zwieback, rusks--and more on biscuits

We're back in the UK, dealing with a very jet-lagged baby. During our US visit, I had reason to think about another BrE/AmE difference in baby paraphernalia terminology, since Grover's got her first two teeth and is working on her next two: (AmE) zwieback (toast) and (BrE) (teething) rusk.

These refer to essentially the same thing (when it comes to the baby product), although rusk can also be used in BrE to refer to a kind of bready stuff that's added to sausages. Zwieback rhymes with 'lie back' or 'lie Bach' (if Bach has a hard /k/ sound at the end) in my dialect, but American Heritage lists a number of alternative pronunciations. It comes from the German for 'twice baked', as that's what they are: first baked as a loaf, then sliced and baked again. In other words, they're biscotti for babies. (In South Africa, rusks are used just like biscotti--eaten by all ages, dunked into coffee or tea.)

Strangely, we weren't able to buy any of this staple of babyhood in the US, although we searched for it in supermarkets and (AmE) drug stores (=BrE chemist's shop, more or less) in three counties. Sometimes we found the empty space on the shelf where they were supposed to be, sometimes not even that. I searched on the web for signs of a recall or shortage, but found no information, except that, like all finger foods apparently, Gerber zwiebacks now carry stern warnings that they should not be given to children who cannot yet crawl with their stomachs lifted off the ground. They've made them part of their 'Graduates for Toddlers' range, suggested for age 10+ months. But, of course, you need them when the baby is cutting her front teeth, long before toddlerdom. Meanwhile, I just ordered some rusks from my UK on-line grocery and found them label(l)ed 'suitable from 4 months'. (Granted, they do give a recipe for making a sort of porridgy thing from them, so that's probably what's suitable for a 4-month-old.) I have to assume that the warnings on baby foods are the product of the litigious culture...but the warnings are so uniform across the brands/products that I wonder whether they're legally required. (Do any of you know?)

Though we didn't find zwiebacks, we did find some non-zwieback teething biscuits (and ignored age and crawling requirements), which Grover loves (and handles very well, despite being completely uninterested in crawling, since crying for Mum/Mom and Dad to pick her up and carry her wherever she wants to go has worked so well for her thus far). This made me return to thinking about biscuits. As we've discussed before, BrE biscuit is and isn't equivalent to AmE cookie, but in discussions comparing those two words, we tend to only mention the AmE sense of biscuit that refers to a scone-like (in appearance, at least) thing. We should acknowledge areas of overlap with BrE biscuit. Americans do use biscuit in the names for some cookie-like things: teething biscuits and dog biscuits. In both cases, these kind of biscuits are hard--harder than normal (BrE) biscuits/(AmE) cookies. I wonder whether these AmE uses of biscuit remain closer to its etymological meaning 'twice cooked', since teething biscuits (at least) typically are twice-baked (perhaps dog biscuits used to be twice-baked, too?). But note that in both of these cases, biscuit in AmE is used as part of a compound. We don't use biscuit alone to refer to crunchy things like these.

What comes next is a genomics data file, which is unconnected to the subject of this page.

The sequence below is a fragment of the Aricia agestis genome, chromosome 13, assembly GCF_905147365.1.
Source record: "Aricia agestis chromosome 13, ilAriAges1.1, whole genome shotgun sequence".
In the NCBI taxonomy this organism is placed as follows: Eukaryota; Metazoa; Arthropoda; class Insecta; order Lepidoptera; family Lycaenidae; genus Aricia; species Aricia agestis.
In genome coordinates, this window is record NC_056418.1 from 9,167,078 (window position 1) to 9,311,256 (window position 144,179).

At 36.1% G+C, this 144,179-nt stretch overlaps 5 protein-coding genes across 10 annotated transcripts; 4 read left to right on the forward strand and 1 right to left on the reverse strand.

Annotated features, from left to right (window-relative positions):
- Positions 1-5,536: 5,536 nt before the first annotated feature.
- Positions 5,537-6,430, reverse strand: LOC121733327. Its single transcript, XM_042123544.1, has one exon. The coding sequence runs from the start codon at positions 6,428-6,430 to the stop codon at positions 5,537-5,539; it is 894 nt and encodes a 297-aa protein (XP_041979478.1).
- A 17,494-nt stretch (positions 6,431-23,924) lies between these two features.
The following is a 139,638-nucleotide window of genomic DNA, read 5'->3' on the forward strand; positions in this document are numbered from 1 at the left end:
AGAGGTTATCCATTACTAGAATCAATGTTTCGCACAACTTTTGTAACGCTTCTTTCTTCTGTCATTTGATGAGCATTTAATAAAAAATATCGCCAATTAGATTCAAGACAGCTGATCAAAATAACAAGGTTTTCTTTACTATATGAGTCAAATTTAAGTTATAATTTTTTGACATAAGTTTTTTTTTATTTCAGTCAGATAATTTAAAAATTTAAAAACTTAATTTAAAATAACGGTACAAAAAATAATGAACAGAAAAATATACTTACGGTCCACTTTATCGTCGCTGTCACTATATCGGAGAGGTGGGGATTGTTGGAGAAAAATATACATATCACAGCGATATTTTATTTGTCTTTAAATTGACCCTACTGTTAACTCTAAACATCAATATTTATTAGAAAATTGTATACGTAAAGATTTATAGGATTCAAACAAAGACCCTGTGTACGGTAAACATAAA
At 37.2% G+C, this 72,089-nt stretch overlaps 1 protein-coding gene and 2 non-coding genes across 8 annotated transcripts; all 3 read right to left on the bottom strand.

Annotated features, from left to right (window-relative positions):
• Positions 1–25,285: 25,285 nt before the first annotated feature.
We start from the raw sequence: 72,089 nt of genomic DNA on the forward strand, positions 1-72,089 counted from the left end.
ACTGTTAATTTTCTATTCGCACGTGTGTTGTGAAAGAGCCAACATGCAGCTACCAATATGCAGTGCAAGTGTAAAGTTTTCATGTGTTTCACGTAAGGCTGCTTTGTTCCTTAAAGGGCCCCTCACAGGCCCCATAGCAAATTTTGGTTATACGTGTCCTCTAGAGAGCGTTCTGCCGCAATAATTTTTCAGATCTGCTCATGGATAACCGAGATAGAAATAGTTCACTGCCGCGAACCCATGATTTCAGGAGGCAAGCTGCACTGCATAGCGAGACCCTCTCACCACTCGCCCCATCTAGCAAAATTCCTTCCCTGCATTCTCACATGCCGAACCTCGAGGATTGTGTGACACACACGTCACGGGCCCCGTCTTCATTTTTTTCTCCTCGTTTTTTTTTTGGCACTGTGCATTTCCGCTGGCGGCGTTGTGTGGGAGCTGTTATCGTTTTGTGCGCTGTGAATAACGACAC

Pressing deadlines mean that I have to reduce my posting even further, I'm afraid. I have told myself that I can only blog once a week now, though it pains me to type that. I promise to work on that backlog of requests from kind readers.
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While it would be great if (BrE) pupils/(AmE) students in schools could read this blog, I am fairly certain that I've already run afoul of any nanny software worth its code, what with my repeated references to f(a)eces and genitalia. So I might as well report today's SbaCL moment.

We're in the US at the moment.  In a restaurant (BrE) car park/(AmE) parking lot with the Ginger Nut and her family, I had just pointed out that her 15-year-old daughter had a fair amount of her dinner on her (AmE) tank top/(BrE) vest. GN suggested that her daughter ride with us in order to direct us to our next destinations. Better Half teasingly shouted "We don't want that slutty teenager in our car!"

I don't think he'd finished the sentence before I rushed to inform everyone in earshot: "That means 'slovenly' in British English!" (Though the OED tells us that it's now dialectal.) Nowadays, of course, it can also be a not-nice way of describing someone as promiscuous, and that's the only meaning I've ever experienced in the US. The OED has only added that sense in 2004, with examples going back only to 1970--as opposed to c.1400 for the 'slovenly' sense.